You can view lots of incredible Steampunk blocks here on Flickr and on Instagram by searching for the hash tag "steampunkquilt".  I purchased my pattern and templates from The Quilt Studio while they were vending at  Paducah, KY in April, but you can order them here from their Etsy shop.  More patterns by Jen Kingwell can be found here.

 You should make one too! But be careful with that rotary cutter. And no, I didn't bleed on any fabrics - whew!!

Thursday, June 12, 2014

she loved it! (a finished quilt for my Mom)

Last weekend my parents came for a visit, and I was able to give my mom her new quilt! I had finished sewing the binding and label at the 11th hour just before their arrival. The quilt is queen-sized, so that translates into approximately three miles of binding to hand sew, and (as you probably have heard) I am the world's slowest when it comes to hand sewing.


I'm sooo happy that I had the chance to sew this for her - I think it's absolutely gorgeous! The top was pretty in its own right, but the quilting that my friend Carol added makes the quilt something extraordinary. It took quite a long session of looking over quilting patterns to select all the designs for each section, but Carol was patient and insightful as I made decisions, second-guessed them, changed my mind, hemmed and hawed, and generally just agonized over making the perfect choices. In the end it was all worth it because I love it and most importantly - my mom loves it :)


Sorry for the photo overload, but there are so many great designs to see here. All of the quilting except the piano key inner border was done with a medium beige thread. The piano key border is quilted with an olive green thread.


Look at those great veins she quilted into the leaf shapes - they add so much dimension and interest!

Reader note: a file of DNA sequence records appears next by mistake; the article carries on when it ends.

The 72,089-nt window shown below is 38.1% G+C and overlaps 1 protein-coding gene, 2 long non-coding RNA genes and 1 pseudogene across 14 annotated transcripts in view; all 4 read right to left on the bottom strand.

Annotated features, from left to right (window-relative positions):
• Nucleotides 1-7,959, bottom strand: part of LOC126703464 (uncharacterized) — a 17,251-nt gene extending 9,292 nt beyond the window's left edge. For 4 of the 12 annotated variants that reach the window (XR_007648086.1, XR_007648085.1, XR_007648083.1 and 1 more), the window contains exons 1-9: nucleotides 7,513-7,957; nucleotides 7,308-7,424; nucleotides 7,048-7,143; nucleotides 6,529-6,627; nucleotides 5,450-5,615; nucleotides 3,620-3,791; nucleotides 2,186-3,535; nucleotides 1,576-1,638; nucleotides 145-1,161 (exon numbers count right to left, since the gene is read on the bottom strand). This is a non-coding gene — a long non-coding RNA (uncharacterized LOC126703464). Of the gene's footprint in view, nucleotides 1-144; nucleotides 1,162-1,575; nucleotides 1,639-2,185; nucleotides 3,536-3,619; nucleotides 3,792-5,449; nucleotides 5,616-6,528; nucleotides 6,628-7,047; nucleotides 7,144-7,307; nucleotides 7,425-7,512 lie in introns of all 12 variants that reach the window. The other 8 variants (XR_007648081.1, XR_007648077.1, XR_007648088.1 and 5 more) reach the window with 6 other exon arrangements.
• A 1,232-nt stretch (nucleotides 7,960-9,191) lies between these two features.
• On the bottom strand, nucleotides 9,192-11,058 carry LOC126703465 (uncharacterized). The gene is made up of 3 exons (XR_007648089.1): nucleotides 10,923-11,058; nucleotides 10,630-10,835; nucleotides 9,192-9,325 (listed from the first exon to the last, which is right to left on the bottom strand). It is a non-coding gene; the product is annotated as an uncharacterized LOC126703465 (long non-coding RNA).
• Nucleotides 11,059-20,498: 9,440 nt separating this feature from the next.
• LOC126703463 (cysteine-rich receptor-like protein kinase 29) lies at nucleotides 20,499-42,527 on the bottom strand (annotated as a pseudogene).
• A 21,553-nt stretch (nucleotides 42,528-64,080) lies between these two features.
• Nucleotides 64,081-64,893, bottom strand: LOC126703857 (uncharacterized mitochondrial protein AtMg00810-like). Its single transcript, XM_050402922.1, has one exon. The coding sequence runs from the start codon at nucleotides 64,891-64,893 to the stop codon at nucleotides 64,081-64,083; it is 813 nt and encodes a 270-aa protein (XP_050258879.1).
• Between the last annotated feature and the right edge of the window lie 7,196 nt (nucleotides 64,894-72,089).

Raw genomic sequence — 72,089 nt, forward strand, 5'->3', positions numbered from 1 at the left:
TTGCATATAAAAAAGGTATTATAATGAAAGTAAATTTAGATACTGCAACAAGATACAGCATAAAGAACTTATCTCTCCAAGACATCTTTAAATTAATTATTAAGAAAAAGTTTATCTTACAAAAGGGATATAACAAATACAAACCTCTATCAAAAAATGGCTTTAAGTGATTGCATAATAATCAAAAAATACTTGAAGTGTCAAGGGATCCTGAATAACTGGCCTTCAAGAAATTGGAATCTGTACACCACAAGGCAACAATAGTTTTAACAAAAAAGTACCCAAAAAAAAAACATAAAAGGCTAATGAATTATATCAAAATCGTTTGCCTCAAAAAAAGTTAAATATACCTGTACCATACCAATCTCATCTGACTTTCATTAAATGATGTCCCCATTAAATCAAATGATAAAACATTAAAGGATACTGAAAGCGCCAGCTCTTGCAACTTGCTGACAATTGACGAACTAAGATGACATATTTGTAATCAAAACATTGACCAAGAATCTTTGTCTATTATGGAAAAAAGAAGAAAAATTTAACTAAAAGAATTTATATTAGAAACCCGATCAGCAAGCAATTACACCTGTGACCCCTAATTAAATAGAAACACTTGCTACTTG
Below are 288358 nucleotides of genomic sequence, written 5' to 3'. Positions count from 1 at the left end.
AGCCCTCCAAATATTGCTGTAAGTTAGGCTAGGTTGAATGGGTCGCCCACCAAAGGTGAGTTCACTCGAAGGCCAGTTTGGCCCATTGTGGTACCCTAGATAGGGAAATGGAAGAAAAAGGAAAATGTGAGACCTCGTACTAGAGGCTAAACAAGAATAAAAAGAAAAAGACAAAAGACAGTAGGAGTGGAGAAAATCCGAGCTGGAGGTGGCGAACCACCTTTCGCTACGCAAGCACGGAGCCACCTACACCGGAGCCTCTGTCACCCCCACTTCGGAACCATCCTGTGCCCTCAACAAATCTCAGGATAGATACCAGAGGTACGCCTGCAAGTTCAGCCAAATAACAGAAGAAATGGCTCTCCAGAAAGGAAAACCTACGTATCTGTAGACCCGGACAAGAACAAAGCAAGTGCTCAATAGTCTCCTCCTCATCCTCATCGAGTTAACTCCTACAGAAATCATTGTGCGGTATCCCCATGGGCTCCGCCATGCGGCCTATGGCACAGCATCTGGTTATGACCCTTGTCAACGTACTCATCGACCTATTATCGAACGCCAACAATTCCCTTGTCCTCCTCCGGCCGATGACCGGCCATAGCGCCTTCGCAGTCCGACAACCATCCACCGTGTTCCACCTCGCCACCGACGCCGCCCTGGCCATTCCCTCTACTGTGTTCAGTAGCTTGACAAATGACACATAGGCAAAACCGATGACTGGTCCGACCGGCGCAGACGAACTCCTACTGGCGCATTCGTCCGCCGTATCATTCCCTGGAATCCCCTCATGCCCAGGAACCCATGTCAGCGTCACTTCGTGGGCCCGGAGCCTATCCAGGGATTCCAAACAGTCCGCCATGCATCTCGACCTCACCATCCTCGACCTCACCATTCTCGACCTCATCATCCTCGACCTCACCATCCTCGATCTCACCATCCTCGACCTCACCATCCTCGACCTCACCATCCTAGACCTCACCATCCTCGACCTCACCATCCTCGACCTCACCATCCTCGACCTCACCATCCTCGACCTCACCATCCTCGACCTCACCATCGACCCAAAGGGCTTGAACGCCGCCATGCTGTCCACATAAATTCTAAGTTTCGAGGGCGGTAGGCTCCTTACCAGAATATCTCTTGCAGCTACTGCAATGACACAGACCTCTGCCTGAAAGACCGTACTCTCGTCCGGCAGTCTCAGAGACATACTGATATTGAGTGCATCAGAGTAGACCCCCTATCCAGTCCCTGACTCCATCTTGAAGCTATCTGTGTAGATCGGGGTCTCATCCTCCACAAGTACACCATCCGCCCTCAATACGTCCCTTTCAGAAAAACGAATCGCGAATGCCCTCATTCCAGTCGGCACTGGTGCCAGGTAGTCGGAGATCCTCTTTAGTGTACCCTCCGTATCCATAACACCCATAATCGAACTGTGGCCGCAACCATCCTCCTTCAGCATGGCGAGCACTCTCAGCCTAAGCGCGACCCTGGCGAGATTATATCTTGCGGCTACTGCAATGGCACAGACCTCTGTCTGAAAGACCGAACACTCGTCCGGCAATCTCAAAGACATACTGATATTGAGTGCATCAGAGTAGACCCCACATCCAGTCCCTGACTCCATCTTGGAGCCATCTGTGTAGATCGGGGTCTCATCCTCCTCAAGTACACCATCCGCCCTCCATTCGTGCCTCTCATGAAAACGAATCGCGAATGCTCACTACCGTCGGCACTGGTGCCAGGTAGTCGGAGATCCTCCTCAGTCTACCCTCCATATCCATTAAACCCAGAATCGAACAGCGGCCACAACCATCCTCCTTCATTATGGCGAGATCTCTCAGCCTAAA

And the oversized floral vines in the outer border fill in all that blank space perfectly.


The back of the quilt is almost as pretty as the front! I used Kona Snow so all the beautiful quilting stitches would be the focus and also so there wouldn't be any fabric print or design that might show through on the front of the quilt.



You know how sometimes a project turns out exactly the way you planned, and that outcome makes the whole experience of creating it so completely satisfying? Well this quilt is more amazing than I had planned or imagined - I simply could not be more pleased with it. And knowing that my mom loves it (she may have cried a bit when she saw it) makes this quilt the best one I've ever made :)

What was your most satisfying sewing experience?

Tuesday, May 20, 2014

sailboats for Caleb

I've just finished another baby quilt top for a new baby boy in the family. Caleb was born in January - another beautiful boy for my niece Sarah!

Sarah and I spent a lot of time perusing Pinterest for baby quilt ideas, and the one she chose featured sailboats like these...


She loves the colors and graphic patterns of these Joel Dewberry Modern Meadow (and other assorted Denyse Schmidt) fabrics and opted for the light grey solid as the background. I saved the argyle plaid for the backing.